Tag Archives: Polish boyfriend

The Foreigner’s guide to Polish Chivalry


Before coming to Poland, I uploaded CD 1 of ‘Colloquial Polish‘ to my mp3 player, to listen to on the tram. There’s one track where Janet Watson is writing a letter to her friend ‘Droga Susan’ (why she is writing in Polish to a friend with an Anglo-Saxon name is a mystery to me, but for the sake of practice I suppose it makes sense). She says:

– Polacy są miłe. Kobiety bardzo ładne, i męszczyny uprzejmi.

There we have it. The girls are gorgeous and the men are… uh… polite.

Chivalry is certainly more of an imperative here than back in blighty. For me, the first manifestation of this was on the tram, on my very first morning in Kraków, when my boss came to pick me up to go to work.

– I shouldn’t bother sitting down. There’s a strictly enforced tradition of giving up your seat to elderly ladies.

Little did I know. If you are male and under fifty, don’t expect to sit down, anywhere, ever. If you are female and look younger than twenty five, the same applies. Should you find yourself in possession of a seat on the tram, and a babcia of the moherowe variety looks in your direction, relinquish it immediately. This move could Save Your Life.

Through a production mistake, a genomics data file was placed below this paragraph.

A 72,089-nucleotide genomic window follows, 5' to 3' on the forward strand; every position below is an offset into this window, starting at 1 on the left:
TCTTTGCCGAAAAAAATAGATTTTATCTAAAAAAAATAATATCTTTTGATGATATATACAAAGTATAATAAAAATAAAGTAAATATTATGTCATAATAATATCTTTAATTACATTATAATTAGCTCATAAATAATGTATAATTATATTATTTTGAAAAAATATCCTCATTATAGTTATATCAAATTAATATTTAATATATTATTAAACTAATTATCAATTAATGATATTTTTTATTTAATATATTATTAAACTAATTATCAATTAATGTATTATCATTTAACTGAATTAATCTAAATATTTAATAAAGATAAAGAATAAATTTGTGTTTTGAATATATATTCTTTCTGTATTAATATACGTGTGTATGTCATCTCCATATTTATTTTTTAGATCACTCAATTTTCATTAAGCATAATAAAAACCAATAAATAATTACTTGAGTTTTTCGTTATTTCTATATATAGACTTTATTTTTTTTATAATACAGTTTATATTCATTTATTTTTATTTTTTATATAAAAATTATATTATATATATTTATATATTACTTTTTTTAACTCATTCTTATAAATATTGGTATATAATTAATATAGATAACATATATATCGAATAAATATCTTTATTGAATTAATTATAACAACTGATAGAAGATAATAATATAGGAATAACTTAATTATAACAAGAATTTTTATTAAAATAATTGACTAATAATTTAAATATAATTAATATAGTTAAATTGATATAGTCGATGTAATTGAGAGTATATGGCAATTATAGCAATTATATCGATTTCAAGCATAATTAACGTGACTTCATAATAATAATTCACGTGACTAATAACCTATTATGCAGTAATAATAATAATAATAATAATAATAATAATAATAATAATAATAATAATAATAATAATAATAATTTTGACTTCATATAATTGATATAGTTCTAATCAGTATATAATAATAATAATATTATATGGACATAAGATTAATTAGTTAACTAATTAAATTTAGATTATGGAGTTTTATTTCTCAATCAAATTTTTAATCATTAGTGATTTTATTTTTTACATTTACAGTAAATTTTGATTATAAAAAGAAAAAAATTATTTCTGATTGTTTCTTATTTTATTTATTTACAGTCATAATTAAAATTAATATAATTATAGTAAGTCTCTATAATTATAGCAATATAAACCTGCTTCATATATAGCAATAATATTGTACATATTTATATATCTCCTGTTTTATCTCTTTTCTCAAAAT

I have to admit, while dating a Polish guy for a bit I noticed one or two strange things: having doors opened for you and having to get into the car first (please note, if you unlock the passenger door in a Ford Fiesta before going to the driver’s door, the alarm will go off. Clearly American car manufacturers haven’t got the hang of Polish chivalry yet).

Plus I’ve definitely offended several Poles by insisting on putting my coat on all by myself. Girls, if you don’t let a guy do this for you, his friends’ll think he’s a cad and a bounder. So be kind and help him save face. If you want to.